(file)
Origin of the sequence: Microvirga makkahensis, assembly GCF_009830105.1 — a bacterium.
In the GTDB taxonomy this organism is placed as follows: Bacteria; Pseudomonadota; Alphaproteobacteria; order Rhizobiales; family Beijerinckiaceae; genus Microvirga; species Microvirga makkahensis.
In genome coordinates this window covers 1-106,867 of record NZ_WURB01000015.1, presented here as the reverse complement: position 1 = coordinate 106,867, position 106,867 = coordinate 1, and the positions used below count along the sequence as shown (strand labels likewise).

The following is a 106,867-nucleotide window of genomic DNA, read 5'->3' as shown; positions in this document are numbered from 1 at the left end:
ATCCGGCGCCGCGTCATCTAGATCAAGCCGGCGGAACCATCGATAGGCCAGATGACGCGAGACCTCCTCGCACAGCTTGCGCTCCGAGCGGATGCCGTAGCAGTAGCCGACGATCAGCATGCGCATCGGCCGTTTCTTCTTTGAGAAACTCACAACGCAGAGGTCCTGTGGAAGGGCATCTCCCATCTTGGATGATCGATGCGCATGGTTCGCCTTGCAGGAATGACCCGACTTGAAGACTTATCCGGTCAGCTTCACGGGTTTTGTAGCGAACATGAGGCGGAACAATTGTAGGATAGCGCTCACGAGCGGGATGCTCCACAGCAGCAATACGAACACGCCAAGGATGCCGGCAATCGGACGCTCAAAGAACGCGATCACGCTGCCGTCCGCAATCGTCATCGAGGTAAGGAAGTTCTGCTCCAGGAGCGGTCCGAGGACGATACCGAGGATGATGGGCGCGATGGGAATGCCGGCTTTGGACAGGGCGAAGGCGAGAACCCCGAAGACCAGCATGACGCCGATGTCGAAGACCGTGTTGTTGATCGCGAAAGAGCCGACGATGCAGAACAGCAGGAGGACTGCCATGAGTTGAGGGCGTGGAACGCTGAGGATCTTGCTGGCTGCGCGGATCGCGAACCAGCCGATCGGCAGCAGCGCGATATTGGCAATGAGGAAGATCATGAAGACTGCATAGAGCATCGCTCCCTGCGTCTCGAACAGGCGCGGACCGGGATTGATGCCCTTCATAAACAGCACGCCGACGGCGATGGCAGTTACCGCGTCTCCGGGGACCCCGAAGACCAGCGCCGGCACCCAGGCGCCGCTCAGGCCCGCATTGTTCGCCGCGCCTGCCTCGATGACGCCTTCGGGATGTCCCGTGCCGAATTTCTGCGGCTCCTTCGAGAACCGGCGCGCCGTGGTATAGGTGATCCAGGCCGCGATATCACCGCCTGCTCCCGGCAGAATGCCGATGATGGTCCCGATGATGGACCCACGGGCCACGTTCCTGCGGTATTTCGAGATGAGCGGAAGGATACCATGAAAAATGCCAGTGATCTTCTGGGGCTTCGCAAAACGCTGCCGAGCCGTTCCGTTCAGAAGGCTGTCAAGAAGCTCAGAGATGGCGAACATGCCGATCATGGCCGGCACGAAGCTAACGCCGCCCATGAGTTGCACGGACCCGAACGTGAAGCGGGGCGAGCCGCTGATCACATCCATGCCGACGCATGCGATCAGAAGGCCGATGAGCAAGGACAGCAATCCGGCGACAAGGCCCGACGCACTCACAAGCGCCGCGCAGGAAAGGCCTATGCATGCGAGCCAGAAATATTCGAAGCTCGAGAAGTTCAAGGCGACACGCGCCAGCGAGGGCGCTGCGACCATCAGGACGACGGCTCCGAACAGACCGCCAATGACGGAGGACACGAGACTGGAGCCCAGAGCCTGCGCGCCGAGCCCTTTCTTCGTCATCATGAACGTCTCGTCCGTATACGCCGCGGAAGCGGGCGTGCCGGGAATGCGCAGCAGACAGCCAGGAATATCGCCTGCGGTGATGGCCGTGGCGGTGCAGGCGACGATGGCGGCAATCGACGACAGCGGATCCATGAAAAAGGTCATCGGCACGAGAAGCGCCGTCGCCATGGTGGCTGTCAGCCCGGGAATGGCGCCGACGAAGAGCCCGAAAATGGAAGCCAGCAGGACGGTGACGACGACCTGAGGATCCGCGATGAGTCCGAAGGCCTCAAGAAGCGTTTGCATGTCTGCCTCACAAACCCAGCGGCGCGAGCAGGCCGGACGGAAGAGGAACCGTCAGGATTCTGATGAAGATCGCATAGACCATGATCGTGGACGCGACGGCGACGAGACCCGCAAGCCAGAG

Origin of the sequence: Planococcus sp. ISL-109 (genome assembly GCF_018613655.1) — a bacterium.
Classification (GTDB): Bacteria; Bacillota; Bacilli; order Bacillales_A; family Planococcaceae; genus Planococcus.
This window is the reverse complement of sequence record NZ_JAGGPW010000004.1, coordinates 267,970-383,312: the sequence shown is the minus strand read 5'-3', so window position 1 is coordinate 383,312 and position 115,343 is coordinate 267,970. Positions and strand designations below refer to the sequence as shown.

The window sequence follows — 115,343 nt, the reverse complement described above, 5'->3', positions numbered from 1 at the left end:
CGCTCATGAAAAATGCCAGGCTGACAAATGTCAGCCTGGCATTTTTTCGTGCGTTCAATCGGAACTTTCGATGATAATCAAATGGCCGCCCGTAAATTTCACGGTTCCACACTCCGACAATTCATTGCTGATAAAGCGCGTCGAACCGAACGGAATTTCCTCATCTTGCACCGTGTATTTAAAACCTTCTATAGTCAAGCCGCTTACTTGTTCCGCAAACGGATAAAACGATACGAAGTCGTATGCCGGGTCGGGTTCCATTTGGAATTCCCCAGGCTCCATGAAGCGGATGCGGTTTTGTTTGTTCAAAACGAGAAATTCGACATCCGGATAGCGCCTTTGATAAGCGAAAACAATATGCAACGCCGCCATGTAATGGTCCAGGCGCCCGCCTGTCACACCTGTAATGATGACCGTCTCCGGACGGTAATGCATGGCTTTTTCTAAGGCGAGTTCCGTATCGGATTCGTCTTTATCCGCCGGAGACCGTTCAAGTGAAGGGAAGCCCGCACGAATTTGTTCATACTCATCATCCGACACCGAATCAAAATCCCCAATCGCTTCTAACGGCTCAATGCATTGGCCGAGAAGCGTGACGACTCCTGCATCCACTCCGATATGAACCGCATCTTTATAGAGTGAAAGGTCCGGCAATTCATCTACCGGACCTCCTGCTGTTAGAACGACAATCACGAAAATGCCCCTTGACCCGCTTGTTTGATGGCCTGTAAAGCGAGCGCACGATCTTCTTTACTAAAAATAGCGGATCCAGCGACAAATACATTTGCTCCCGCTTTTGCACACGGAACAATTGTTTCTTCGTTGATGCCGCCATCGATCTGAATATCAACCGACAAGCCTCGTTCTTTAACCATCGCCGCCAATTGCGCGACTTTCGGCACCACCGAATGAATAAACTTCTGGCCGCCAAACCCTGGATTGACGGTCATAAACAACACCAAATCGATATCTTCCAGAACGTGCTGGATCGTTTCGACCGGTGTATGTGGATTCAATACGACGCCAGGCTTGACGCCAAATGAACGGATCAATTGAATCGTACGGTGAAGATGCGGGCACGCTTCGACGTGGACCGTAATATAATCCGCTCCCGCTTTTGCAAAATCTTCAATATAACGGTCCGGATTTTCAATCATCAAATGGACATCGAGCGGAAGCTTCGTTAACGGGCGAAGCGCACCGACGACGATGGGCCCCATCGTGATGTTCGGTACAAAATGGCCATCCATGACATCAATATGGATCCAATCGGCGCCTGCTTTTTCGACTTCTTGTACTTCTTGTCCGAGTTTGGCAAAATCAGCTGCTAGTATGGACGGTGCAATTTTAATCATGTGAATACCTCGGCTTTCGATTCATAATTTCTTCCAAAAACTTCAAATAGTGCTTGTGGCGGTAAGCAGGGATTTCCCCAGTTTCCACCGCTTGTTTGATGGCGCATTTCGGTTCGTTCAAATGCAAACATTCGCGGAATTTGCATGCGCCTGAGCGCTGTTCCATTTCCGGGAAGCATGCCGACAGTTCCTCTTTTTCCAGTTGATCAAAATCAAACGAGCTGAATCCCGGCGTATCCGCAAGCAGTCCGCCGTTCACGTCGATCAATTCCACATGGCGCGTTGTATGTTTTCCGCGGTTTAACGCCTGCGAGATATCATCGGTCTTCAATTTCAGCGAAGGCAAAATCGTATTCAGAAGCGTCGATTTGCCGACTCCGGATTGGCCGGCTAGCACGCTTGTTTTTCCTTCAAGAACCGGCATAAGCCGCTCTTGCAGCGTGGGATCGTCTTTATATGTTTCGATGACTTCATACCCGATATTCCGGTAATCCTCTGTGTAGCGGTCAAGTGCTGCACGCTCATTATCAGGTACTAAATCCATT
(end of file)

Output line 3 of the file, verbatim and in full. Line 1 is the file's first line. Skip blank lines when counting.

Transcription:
In genome coordinates this window covers 1-106,867 of record NZ_WURB01000015.1, presented here as the reverse complement: position 1 = coordinate 106,867, position 106,867 = coordinate 1, and the positions used below count along the sequence as shown (strand labels likewise).